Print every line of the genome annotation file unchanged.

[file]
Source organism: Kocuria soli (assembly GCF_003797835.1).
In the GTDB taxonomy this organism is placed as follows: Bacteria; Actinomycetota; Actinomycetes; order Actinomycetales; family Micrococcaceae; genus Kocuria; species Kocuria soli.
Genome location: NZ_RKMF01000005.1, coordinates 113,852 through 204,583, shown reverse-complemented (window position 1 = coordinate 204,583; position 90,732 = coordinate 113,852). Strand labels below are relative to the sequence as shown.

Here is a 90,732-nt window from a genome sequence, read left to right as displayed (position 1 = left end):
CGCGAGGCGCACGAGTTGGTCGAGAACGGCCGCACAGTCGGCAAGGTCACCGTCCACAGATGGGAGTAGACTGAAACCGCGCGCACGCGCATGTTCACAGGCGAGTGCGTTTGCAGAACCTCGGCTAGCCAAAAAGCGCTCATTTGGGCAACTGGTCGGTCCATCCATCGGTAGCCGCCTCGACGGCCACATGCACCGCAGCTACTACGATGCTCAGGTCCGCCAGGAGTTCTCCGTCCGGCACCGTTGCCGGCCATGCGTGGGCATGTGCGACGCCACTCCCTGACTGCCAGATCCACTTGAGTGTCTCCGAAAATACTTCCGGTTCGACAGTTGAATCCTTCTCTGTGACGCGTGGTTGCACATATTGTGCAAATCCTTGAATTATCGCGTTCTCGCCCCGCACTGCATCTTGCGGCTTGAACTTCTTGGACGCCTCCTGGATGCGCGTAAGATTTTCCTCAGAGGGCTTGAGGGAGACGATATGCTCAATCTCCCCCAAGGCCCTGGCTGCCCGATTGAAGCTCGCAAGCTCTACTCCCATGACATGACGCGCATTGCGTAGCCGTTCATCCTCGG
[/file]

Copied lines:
Source organism: Kocuria soli (assembly GCF_003797835.1).
In the GTDB taxonomy this organism is placed as follows: Bacteria; Actinomycetota; Actinomycetes; order Actinomycetales; family Micrococcaceae; genus Kocuria; species Kocuria soli.
Genome location: NZ_RKMF01000005.1, coordinates 113,852 through 204,583, shown reverse-complemented (window position 1 = coordinate 204,583; position 90,732 = coordinate 113,852). Strand labels below are relative to the sequence as shown.

Here is a 90,732-nt window from a genome sequence, read left to right as displayed (position 1 = left end):
CGCGAGGCGCACGAGTTGGTCGAGAACGGCCGCACAGTCGGCAAGGTCACCGTCCACAGATGGGAGTAGACTGAAACCGCGCGCACGCGCATGTTCACAGGCGAGTGCGTTTGCAGAACCTCGGCTAGCCAAAAAGCGCTCATTTGGGCAACTGGTCGGTCCATCCATCGGTAGCCGCCTCGACGGCCACATGCACCGCAGCTACTACGATGCTCAGGTCCGCCAGGAGTTCTCCGTCCGGCACCGTTGCCGGCCATGCGTGGGCATGTGCGACGCCACTCCCTGACTGCCAGATCCACTTGAGTGTCTCCGAAAATACTTCCGGTTCGACAGTTGAATCCTTCTCTGTGACGCGTGGTTGCACATATTGTGCAAATCCTTGAATTATCGCGTTCTCGCCCCGCACTGCATCTTGCGGCTTGAACTTCTTGGACGCCTCCTGGATGCGCGTAAGATTTTCCTCAGAGGGCTTGAGGGAGACGATATGCTCAATCTCCCCCAAGGCCCTGGCTGCCCGATTGAAGCTCGCAAGCTCTACTCCCATGACATGACGCGCATTGCGTAGCCGTTCATCCTCGG